This same testifies that memorable Simeon, a just man and fearing God: who was waiting for the consolation of Israel. For he, having received an answer from the Holy Ghost that he should not see death, before he had seen the Christ of the Lord: by the spirit came into the temple. Taking therefore the members of Thine infant body into His arms, but recognizing the majesty within: with giving of thanks he devoutly sang, “Now Thou dismiss Thy servant, O Lord: according to Thy word in peace.” Which canticle when he had ended: he said also to Thy venerable Mother, “Behold this child is set for the fall and for the resurrection of many in Israel: and for a sign which shall be contradicted. And thy own soul a sword shall pierce: that out of many hearts thoughts may be revealed.” O devout and sincere faith of this most blessed old man. For he adored Thee an infant: Whom the scribes and Pharisees despised working miracles. He confesses Thee true God and man: they call Thee seducer and having a devil. Wherefore he is held worthy of veneration and praise: and they are deservedly disproved as children of perdition.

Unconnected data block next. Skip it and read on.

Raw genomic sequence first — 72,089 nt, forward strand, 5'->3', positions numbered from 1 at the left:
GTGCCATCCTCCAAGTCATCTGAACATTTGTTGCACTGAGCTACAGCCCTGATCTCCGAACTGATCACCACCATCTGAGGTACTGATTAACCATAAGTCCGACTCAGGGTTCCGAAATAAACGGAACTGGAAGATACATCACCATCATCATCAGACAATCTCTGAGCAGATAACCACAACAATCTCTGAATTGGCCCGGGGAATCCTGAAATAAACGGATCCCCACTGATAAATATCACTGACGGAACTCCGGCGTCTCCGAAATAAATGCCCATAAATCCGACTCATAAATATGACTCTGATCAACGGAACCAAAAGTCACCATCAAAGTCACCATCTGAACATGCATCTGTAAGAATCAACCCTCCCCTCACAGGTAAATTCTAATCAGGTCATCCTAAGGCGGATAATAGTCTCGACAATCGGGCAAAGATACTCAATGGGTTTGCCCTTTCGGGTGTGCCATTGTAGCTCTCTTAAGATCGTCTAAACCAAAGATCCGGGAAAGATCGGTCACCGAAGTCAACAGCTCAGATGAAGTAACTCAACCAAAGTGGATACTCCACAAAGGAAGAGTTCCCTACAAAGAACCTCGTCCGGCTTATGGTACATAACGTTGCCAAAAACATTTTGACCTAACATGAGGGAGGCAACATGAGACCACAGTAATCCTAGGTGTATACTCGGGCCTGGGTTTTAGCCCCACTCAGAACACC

The venerable John Baptist also gives witness: who was sent into the world of God to bear testimony to Thee. And he cried, saying, “After me there cometh a man, Who is preferred before me: the latchet of Whose shoe I am not worthy to loose.” And seeing Thee walking amid men: but innocent of all stain of sin, he said, “Behold the Lamb of God: behold Who taketh away the sins of the world.” He was a lamp bright and burning: but Thou the true light which enlighteneth every man that cometh into this world. He the herald: but Thou the judge. He the lowly servant: and Thou the Lord of all. He the friend of the bridegroom: Thou the Bridegroom of the Church. He the prophet of the Most High: Thou the only-begotten Son of God, co-eternal with God the Father. He as the morning star went before Thee preparing the way: Thou as the bright sun didst follow fulfilling all justice. Who also didst send Thy blessed apostles as rays of the sun into the whole world: to preach the light of faith unto salvation to all peoples.